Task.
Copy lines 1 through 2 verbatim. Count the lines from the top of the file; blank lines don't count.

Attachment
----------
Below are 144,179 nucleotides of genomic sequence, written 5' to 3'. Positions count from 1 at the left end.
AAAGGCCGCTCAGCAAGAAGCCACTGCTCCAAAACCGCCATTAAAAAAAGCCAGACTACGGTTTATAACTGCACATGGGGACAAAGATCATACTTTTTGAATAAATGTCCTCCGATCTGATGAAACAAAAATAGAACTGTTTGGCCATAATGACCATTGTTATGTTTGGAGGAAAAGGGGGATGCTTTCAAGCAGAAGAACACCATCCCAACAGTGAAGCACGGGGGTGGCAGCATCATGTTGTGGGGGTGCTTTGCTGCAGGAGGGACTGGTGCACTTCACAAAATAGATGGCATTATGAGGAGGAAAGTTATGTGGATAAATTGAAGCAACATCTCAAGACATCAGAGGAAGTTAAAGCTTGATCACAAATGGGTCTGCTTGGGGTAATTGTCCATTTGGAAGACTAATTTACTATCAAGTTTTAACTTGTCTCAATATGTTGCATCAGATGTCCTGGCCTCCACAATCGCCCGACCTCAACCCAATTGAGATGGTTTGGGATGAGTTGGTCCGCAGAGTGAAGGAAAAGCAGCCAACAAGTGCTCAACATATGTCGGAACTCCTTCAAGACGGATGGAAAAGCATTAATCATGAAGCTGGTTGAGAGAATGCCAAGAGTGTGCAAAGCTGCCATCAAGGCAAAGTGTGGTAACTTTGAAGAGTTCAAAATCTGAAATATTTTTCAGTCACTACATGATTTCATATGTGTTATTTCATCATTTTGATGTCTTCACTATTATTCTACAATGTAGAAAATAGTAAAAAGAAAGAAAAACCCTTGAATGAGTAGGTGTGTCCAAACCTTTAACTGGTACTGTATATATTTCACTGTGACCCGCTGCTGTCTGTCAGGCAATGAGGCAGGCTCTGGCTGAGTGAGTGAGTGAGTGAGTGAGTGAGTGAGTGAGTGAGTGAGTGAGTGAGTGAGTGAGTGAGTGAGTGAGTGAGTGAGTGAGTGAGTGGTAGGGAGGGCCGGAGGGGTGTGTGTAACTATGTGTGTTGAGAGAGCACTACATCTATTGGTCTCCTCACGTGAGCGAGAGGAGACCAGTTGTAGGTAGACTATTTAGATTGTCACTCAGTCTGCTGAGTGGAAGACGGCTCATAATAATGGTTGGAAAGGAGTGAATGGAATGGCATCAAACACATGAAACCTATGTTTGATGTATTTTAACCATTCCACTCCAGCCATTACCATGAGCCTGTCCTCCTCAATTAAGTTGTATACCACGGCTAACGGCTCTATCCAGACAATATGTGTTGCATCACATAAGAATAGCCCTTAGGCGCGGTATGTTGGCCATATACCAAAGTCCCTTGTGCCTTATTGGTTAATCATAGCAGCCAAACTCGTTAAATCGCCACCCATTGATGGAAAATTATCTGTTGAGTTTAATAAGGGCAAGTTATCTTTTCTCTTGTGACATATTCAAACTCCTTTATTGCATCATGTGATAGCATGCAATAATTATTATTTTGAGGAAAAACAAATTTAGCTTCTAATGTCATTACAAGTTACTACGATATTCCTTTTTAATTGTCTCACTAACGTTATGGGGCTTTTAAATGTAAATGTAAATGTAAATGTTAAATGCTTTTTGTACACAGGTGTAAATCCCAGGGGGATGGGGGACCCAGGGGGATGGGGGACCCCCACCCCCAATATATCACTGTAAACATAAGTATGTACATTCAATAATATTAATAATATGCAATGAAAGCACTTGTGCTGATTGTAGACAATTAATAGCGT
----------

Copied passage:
Below are 144,179 nucleotides of genomic sequence, written 5' to 3'. Positions count from 1 at the left end.
AAAGGCCGCTCAGCAAGAAGCCACTGCTCCAAAACCGCCATTAAAAAAAGCCAGACTACGGTTTATAACTGCACATGGGGACAAAGATCATACTTTTTGAATAAATGTCCTCCGATCTGATGAAACAAAAATAGAACTGTTTGGCCATAATGACCATTGTTATGTTTGGAGGAAAAGGGGGATGCTTTCAAGCAGAAGAACACCATCCCAACAGTGAAGCACGGGGGTGGCAGCATCATGTTGTGGGGGTGCTTTGCTGCAGGAGGGACTGGTGCACTTCACAAAATAGATGGCATTATGAGGAGGAAAGTTATGTGGATAAATTGAAGCAACATCTCAAGACATCAGAGGAAGTTAAAGCTTGATCACAAATGGGTCTGCTTGGGGTAATTGTCCATTTGGAAGACTAATTTACTATCAAGTTTTAACTTGTCTCAATATGTTGCATCAGATGTCCTGGCCTCCACAATCGCCCGACCTCAACCCAATTGAGATGGTTTGGGATGAGTTGGTCCGCAGAGTGAAGGAAAAGCAGCCAACAAGTGCTCAACATATGTCGGAACTCCTTCAAGACGGATGGAAAAGCATTAATCATGAAGCTGGTTGAGAGAATGCCAAGAGTGTGCAAAGCTGCCATCAAGGCAAAGTGTGGTAACTTTGAAGAGTTCAAAATCTGAAATATTTTTCAGTCACTACATGATTTCATATGTGTTATTTCATCATTTTGATGTCTTCACTATTATTCTACAATGTAGAAAATAGTAAAAAGAAAGAAAAACCCTTGAATGAGTAGGTGTGTCCAAACCTTTAACTGGTACTGTATATATTTCACTGTGACCCGCTGCTGTCTGTCAGGCAATGAGGCAGGCTCTGGCTGAGTGAGTGAGTGAGTGAGTGAGTGAGTGAGTGAGTGAGTGAGTGAGTGAGTGAGTGAGTGAGTGAGTGAGTGAGTGAGTGAGTGAGTGGTAGGGAGGGCCGGAGGGGTGTGTGTAACTATGTGTGTTGAGAGAGCACTACATCTATTGGTCTCCTCACGTGAGCGAGAGGAGACCAGTTGTAGGTAGACTATTTAGATTGTCACTCAGTCTGCTGAGTGGAAGACGGCTCATAATAATGGTTGGAAAGGAGTGAATGGAATGGCATCAAACACATGAAACCTATGTTTGATGTATTTTAACCATTCCACTCCAGCCATTACCATGAGCCTGTCCTCCTCAATTAAGTTGTATACCACGGCTAACGGCTCTATCCAGACAATATGTGTTGCATCACATAAGAATAGCCCTTAGGCGCGGTATGTTGGCCATATACCAAAGTCCCTTGTGCCTTATTGGTTAATCATAGCAGCCAAACTCGTTAAATCGCCACCCATTGATGGAAAATTATCTGTTGAGTTTAATAAGGGCAAGTTATCTTTTCTCTTGTGACATATTCAAACTCCTTTATTGCATCATGTGATAGCATGCAATAATTATTATTTTGAGGAAAAACAAATTTAGCTTCTAATGTCATTACAAGTTACTACGATATTCCTTTTTAATTGTCTCACTAACGTTATGGGGCTTTTAAATGTAAATGTAAATGTAAATGTTAAATGCTTTTTGTACACAGGTGTAAATCCCAGGGGGATGGGGGACCCAGGGGGATGGGGGACCCCCACCCCCAATATATCACTGTAAACATAAGTATGTACATTCAATAATATTAATAATATGCAATGAAAGCACTTGTGCTGATTGTAGACAATTAATAGCGT